Nosemonkey's EUtopia

In search of a European identity

Associated Newspapers give the Tories a handy freebie

Today, the day of the local elections, the Metro newspaper – a freebie given out to commuters every weekday morning in around 15 major cities, including London, Manchester and Birmingham – handed the Tories between £11,000 and £16,000 worth of free advertising (ratecard .pdf) with what was effectively a half-page advertorial.

Although it’s no major surprise that right-leaning Associated Newspapers, who own the Metro along with the Daily Mail and Evening Standard, should have a bit of a pro-Tory agenda, to suddently turn over the “60 second interview” feature – normally the preserve of D-list celebs desperately plugging their latest product – to a softball Q&A with the leader of Her Majesty’s Loyal Opposition (also D-list, but still) is, on the day of an election and with no equivalent space given to the leaders of the other parties, surely a tad off?

In a seemingly pre-arranged series of at first glance semi-tough questions (“Your strategy of saying nothing while waiting for New Labour to implode appears to be working” being the first – the inclusion of “New” before “Labour” pointing out to people that the red party is no longer the same as it once was), Cameron is effectively given half a page to pitch his party exactly as he pleases.

Generalised questions about the difference between Tory and Labour Councils – a nonsense, as on a local level there is effectively no overriding ethos for any party – are followed by gifts along the lines of “are you getting some panniers for your bike?”, allowing Cameron to diffuse the mini-scandal of his chauffer following him to work from last week.

But the real clincher? The final question – smacking of the old days of the utterly deferential royal interview of “Is there anything else you’d like to say, Ma’am?” – “What message do you have for Metro readers?”

A half page’s advertising (wth colour photo and handy blue branding) in the Metro would have cost any other party £11,328.80 for London alone, £15,589 for all 15 cities. I wonder if this gift is going to be declared to the appropriate authorities?

(The interview may appear here at some point.)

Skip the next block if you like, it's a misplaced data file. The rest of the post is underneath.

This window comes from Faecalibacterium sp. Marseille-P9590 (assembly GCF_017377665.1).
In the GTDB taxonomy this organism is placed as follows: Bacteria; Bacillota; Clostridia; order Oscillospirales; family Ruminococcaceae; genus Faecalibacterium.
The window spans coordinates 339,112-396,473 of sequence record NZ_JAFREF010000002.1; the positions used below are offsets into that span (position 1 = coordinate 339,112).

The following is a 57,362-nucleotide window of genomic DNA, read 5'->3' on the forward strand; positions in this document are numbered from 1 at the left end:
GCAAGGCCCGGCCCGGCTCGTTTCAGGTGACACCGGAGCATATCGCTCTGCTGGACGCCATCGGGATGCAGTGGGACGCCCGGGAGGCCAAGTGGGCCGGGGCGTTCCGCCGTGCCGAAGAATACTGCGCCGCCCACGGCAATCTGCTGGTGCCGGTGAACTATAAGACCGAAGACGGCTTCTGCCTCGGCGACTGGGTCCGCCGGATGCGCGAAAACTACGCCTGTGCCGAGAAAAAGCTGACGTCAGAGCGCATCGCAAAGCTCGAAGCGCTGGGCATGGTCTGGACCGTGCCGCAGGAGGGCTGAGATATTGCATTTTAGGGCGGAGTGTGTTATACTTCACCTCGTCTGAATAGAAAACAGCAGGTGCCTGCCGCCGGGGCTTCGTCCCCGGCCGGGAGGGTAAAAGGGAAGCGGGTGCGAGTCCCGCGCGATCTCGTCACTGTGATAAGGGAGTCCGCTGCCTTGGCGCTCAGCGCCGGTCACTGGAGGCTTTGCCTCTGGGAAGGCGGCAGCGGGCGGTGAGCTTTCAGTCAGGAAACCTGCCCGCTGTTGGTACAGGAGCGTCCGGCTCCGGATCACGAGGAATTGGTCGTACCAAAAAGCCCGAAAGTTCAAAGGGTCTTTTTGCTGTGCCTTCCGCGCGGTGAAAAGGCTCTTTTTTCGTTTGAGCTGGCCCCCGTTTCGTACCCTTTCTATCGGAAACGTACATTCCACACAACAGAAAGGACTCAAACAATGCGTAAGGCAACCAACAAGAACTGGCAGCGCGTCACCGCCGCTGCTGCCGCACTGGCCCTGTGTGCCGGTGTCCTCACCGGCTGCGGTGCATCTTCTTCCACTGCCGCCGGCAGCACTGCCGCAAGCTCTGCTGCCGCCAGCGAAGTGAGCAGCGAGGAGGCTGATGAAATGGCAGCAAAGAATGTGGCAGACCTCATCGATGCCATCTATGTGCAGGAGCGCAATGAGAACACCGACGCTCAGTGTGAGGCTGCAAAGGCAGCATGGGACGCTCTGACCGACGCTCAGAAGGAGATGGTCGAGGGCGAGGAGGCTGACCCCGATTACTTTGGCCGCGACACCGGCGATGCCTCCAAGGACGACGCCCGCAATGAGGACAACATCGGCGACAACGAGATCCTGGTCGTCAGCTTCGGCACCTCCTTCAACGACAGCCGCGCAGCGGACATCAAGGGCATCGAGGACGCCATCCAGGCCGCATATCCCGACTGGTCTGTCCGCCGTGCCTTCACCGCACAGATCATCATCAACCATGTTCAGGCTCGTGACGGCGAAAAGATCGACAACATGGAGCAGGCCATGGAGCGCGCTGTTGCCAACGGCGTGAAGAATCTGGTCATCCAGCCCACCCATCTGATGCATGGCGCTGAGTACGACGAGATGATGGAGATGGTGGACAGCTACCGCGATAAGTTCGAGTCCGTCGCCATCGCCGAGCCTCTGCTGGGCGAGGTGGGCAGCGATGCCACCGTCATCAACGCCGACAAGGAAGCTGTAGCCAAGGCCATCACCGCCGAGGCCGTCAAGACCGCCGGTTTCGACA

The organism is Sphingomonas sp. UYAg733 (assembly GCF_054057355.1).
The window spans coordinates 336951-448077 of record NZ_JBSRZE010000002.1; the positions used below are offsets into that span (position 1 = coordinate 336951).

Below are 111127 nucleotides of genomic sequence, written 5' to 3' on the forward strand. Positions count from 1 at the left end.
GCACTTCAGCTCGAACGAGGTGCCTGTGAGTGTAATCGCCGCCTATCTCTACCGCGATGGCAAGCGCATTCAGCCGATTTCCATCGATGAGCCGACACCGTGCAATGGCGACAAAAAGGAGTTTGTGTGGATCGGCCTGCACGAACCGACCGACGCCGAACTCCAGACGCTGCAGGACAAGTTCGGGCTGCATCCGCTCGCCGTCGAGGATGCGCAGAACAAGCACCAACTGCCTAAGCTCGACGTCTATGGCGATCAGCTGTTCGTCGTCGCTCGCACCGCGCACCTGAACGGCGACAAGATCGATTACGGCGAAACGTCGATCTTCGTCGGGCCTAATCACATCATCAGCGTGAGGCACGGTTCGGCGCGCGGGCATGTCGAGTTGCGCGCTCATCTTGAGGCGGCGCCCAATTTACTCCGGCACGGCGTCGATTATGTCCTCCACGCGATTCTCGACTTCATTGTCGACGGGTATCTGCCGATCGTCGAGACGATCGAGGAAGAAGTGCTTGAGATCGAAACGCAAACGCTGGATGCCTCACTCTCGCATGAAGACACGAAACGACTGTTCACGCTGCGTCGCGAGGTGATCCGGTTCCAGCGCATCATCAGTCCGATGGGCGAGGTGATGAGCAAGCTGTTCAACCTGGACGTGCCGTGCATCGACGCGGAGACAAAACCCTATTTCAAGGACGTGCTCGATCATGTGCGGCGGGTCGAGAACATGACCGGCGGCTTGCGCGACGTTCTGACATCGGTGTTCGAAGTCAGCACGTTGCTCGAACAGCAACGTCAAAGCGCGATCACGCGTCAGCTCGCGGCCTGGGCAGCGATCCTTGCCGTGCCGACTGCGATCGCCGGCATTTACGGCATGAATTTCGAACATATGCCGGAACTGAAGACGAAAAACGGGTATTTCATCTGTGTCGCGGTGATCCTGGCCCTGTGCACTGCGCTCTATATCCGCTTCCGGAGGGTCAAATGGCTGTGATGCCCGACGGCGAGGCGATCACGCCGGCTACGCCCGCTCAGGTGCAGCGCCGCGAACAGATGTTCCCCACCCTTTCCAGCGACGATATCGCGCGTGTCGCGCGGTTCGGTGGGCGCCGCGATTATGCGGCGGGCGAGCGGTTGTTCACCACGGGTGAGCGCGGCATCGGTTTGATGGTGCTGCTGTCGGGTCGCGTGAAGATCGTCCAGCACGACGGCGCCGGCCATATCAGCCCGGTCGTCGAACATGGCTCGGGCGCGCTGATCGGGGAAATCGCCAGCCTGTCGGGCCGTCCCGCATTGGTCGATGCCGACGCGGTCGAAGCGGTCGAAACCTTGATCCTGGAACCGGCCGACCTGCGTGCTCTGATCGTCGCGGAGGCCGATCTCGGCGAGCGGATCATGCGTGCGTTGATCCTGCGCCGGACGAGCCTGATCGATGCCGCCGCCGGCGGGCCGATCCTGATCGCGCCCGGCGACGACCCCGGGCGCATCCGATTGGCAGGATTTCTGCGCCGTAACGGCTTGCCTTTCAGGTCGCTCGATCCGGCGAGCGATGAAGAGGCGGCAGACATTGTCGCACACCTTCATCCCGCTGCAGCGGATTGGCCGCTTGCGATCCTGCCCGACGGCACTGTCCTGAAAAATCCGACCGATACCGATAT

1. I'd guess that the the owners watched Blair turn PMQ's yeaterday into a PPB and decided to return the favour.

  2. NM,

    If that should be declared, surely NuLbour should declare every single Polly Toynbee column…? Actually, most of The Guardian. Oh, and Murdoch's papers for the last ten years. And…


  3. I think the point is that people know of Murdoch's bias, but millions of commuters pick up the Metro for free, if only for the Suduko – that's what makes the Cameron interview unfair.

  4. Indeed – and that this is Cameron being given half a page to say what he likes, in his own words, on the day of what could be very important local elections for the future of the two main parties.

    The Liberal Democrats, by the way, merited not a single mention.

  5. I saw Blair do the column in the last few days, perhaps all three party leaders have been given a go (though, obviously it's nicer to get to do it on election day. Unless people vote on the way to work, in which case I suppose its nicer to get to do it on Wednesday)

  6. The Liberal Democrats, by the way, merited not a single mention.

    As it should be… ;-)

    Seriously, you think that one interview with Cameron, in a free rag, is more scandalous than 10 years of NuLabour propaganda, thinly disguised as opinion pieces?

    I know plenty of pubs in Edinburgh that have free copies of The Guardian hanging around for punters to read (though, strangely, not The Telegraph or The Daily Mail)…

    I mean, I get your point, but I just don't consider it especially important. After all, if the punters are pivking up The Metro for the Sudoku, then they are hardly going to be interested in the Spam interview…


  7. "I saw Blair do the column in the last few days, perhaps all three party leaders have been given a go"

    Actually iot looks like it was almost a month ago – how time flies (and no sign of a Ming version).